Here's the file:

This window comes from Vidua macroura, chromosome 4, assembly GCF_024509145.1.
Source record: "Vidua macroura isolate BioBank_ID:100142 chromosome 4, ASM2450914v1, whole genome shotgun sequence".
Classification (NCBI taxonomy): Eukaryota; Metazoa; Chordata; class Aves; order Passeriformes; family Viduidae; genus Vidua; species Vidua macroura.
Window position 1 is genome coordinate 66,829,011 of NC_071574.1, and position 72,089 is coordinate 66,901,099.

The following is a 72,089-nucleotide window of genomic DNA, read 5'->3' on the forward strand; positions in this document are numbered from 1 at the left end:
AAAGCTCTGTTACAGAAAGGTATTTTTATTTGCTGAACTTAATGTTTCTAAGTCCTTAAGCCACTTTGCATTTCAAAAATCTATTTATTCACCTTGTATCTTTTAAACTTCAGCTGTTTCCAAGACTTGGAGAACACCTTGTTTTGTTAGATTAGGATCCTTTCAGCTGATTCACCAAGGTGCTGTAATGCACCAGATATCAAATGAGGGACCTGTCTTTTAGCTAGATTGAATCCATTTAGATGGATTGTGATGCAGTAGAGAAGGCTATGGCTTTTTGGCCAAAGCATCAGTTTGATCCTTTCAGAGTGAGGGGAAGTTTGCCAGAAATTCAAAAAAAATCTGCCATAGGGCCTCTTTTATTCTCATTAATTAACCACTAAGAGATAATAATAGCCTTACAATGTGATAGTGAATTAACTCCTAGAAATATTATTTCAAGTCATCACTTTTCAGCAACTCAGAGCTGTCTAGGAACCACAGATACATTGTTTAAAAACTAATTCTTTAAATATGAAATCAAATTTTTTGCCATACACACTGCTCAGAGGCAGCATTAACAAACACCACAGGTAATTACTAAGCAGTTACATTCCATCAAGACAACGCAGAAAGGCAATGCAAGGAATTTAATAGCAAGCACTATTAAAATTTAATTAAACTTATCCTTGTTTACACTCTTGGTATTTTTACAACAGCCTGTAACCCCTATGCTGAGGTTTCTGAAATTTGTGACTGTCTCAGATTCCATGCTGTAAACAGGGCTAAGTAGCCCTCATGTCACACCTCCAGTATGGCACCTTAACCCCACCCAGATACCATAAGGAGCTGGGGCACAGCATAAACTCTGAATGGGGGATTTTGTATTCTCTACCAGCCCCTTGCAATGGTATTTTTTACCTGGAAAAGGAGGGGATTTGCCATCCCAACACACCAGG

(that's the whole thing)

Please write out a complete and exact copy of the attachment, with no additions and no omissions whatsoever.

This window comes from Vidua macroura, chromosome 4, assembly GCF_024509145.1.
Source record: "Vidua macroura isolate BioBank_ID:100142 chromosome 4, ASM2450914v1, whole genome shotgun sequence".
Classification (NCBI taxonomy): Eukaryota; Metazoa; Chordata; class Aves; order Passeriformes; family Viduidae; genus Vidua; species Vidua macroura.
Window position 1 is genome coordinate 66,829,011 of NC_071574.1, and position 72,089 is coordinate 66,901,099.

The following is a 72,089-nucleotide window of genomic DNA, read 5'->3' on the forward strand; positions in this document are numbered from 1 at the left end:
AAAGCTCTGTTACAGAAAGGTATTTTTATTTGCTGAACTTAATGTTTCTAAGTCCTTAAGCCACTTTGCATTTCAAAAATCTATTTATTCACCTTGTATCTTTTAAACTTCAGCTGTTTCCAAGACTTGGAGAACACCTTGTTTTGTTAGATTAGGATCCTTTCAGCTGATTCACCAAGGTGCTGTAATGCACCAGATATCAAATGAGGGACCTGTCTTTTAGCTAGATTGAATCCATTTAGATGGATTGTGATGCAGTAGAGAAGGCTATGGCTTTTTGGCCAAAGCATCAGTTTGATCCTTTCAGAGTGAGGGGAAGTTTGCCAGAAATTCAAAAAAAATCTGCCATAGGGCCTCTTTTATTCTCATTAATTAACCACTAAGAGATAATAATAGCCTTACAATGTGATAGTGAATTAACTCCTAGAAATATTATTTCAAGTCATCACTTTTCAGCAACTCAGAGCTGTCTAGGAACCACAGATACATTGTTTAAAAACTAATTCTTTAAATATGAAATCAAATTTTTTGCCATACACACTGCTCAGAGGCAGCATTAACAAACACCACAGGTAATTACTAAGCAGTTACATTCCATCAAGACAACGCAGAAAGGCAATGCAAGGAATTTAATAGCAAGCACTATTAAAATTTAATTAAACTTATCCTTGTTTACACTCTTGGTATTTTTACAACAGCCTGTAACCCCTATGCTGAGGTTTCTGAAATTTGTGACTGTCTCAGATTCCATGCTGTAAACAGGGCTAAGTAGCCCTCATGTCACACCTCCAGTATGGCACCTTAACCCCACCCAGATACCATAAGGAGCTGGGGCACAGCATAAACTCTGAATGGGGGATTTTGTATTCTCTACCAGCCCCTTGCAATGGTATTTTTTACCTGGAAAAGGAGGGGATTTGCCATCCCAACACACCAGG